It is my duty as your PR blogger to occasionally expose some of those pesky annoyances I hear about from the people I pitch on a regular basis. I wouldn’t be doing my job here if I didn’t share the reasons they get turned off. Be aware, however, that I make these same mistakes from time to time and am as guilty as the next person. But I try to learn every day. So here goes:
1. Send really long email pitches. I wrote about this a while ago and provided an example based on something I’d recently received. Every time I get a pitch (like for this blog, for instance) and it fills up the screen you can hear me emit sounds like a child might make when faced with a plate full of calves liver. Sometimes the type on the screen gets blurry and I just have to delete right then and there.
2. Keep calling and leaving voice mails until you get a live one on the phone. I know that it’s best to keep searching for these people; they’re on the run after all from a studio maybe back to their cube into a boss’s office maybe and then everyone has to have a break now and then. But I don’t want to be viewed as the pest to be avoided at all costs kind of publicist.
3. Don’t proof your email pitches. Who has time anyway? If you compose a pitch and you’ve misspelled your client’s name (this is especially egregious if it’s someone well known and EVERYONE knows how to spell his or her name) or gotten any of your facts wrong, your email may very never get read. There is nothing wrong or pedestrian about proofing your work.
4. Don’t bother thanking anyone in the media. They’re doing their job, right? Why thank them for that? Because I think they rarely get that kind of attention that’s why. Manners never go out of style. Please and thank you are still universal people pleasing words.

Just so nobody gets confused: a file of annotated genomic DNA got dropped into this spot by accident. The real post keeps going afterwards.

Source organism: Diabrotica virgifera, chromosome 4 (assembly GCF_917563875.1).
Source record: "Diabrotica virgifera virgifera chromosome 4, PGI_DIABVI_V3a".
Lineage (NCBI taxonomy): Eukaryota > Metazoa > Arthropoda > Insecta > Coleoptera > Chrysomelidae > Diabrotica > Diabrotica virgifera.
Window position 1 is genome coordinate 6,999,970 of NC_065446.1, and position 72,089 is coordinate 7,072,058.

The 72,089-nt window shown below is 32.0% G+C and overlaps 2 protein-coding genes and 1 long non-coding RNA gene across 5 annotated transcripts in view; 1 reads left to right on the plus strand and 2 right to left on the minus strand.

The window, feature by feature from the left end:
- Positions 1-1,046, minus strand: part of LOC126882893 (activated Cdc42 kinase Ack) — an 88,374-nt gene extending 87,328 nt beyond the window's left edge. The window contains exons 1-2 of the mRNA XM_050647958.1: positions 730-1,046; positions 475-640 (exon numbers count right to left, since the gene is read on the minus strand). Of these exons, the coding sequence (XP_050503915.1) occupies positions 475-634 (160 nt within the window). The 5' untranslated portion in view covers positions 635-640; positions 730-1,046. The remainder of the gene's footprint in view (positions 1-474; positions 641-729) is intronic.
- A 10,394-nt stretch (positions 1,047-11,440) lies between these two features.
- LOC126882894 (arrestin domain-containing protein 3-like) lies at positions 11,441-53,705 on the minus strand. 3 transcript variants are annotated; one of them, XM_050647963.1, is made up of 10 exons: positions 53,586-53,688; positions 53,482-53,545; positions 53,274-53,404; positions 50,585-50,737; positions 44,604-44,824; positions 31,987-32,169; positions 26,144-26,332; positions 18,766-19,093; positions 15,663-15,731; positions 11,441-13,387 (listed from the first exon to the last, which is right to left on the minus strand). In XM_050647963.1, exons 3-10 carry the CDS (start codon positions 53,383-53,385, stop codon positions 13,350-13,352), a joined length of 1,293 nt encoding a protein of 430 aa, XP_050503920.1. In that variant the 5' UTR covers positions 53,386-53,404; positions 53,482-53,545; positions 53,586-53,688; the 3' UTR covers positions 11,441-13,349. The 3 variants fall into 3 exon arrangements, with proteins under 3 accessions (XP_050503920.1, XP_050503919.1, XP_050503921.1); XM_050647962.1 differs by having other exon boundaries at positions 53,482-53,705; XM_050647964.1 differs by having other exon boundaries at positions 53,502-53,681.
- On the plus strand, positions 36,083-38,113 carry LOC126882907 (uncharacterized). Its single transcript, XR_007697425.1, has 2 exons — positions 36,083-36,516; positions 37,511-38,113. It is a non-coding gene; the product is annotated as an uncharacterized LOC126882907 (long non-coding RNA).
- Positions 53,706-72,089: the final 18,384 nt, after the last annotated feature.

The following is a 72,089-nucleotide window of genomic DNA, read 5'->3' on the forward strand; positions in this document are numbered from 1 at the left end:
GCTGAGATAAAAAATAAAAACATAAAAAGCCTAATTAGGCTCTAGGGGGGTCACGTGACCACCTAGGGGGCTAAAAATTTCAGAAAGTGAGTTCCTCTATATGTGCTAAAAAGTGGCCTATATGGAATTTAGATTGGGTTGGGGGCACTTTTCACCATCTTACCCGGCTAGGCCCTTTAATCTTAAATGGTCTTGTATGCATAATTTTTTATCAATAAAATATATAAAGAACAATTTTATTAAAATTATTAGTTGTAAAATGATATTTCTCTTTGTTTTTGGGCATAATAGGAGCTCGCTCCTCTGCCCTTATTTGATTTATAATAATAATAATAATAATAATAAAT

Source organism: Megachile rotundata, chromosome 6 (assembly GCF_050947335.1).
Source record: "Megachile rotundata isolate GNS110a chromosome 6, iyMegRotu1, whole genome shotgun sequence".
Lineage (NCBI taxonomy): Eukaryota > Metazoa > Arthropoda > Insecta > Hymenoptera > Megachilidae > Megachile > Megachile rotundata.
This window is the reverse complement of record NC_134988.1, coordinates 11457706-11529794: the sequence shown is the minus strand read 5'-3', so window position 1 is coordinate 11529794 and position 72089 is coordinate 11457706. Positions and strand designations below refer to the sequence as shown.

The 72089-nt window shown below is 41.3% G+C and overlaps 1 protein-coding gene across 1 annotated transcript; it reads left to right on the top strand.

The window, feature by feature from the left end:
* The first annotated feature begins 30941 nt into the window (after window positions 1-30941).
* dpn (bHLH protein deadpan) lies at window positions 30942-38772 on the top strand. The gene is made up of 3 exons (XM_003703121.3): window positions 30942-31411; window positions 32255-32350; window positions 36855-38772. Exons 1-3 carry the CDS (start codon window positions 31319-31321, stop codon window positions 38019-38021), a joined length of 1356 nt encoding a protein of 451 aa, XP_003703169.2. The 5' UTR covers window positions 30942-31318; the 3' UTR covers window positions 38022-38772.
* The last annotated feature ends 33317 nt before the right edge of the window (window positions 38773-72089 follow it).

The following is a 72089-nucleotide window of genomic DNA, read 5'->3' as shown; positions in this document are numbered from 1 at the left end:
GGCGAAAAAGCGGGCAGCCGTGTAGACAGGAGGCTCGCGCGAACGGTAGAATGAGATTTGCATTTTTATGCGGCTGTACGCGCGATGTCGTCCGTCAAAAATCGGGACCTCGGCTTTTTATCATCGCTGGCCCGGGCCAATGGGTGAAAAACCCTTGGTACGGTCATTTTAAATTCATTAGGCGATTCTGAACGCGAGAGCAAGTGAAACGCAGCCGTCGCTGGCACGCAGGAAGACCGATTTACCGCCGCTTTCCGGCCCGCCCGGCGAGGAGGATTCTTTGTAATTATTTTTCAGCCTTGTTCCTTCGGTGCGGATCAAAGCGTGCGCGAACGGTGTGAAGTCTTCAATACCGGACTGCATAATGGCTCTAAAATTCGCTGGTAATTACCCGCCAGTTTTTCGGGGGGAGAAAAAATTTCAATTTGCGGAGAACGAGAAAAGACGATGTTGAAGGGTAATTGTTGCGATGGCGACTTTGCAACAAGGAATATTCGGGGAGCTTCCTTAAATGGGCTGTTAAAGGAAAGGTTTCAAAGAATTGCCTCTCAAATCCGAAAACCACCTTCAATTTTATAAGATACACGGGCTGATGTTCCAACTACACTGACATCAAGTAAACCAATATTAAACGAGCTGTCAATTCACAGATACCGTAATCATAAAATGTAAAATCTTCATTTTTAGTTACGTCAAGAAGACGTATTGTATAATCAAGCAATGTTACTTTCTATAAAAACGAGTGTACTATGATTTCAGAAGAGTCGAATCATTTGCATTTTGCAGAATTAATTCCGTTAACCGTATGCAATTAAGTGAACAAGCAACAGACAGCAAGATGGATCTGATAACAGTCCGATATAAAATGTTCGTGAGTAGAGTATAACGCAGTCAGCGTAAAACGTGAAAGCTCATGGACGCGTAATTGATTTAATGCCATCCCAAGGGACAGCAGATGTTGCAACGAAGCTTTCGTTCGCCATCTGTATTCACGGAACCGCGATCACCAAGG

5. Leave extremely long voice mails. Hey, we know how to gab, don’t we? Until you hear that beep the sky is the limit, right. Of course I’m totally wrong. Make it fast and hang up!
6. Use the “highest” priority option on your email program with frequency. I generally never use this option unless it is absolutely necessary. What’s necessary? Well, if you have a client who’s scheduled to be in a TV or radio studio and something has come up, that would probably be a good time to use a little something extra to get someone’s attention.
7. Respond to a Profnet query with something off topic. In other words, if someone writing for Woman’s Day wants to speak to cooking school experts, send the writer a note pitching something completely different. Do so and your emails will forever be relegated to that big, bad place called Spamville.
8. Don’t waste your time trying to understand the magazine, show, newspaper you’re trying to pitch. We’re too busy, right? Look, if you’re too busy to conduct due diligence on the media in which you want to appear, then something is all wrong. When you pitch something that doesn’t belong you’re wasting your time and theirs.
9. Use gimmicks when you pitch. Let’s just stop right there. Forget it. Don’t even consider it.
10. Even a reporter has made it clear that he or she prefers email to phone calls, call anyway. We don’t care what people want, right? Actually, some people in the media have very strict rules about this and when there’s a notation after their names in Bacon’s, for instance, that says very clearly that they prefer emails to phone calls, well, that’s probably true.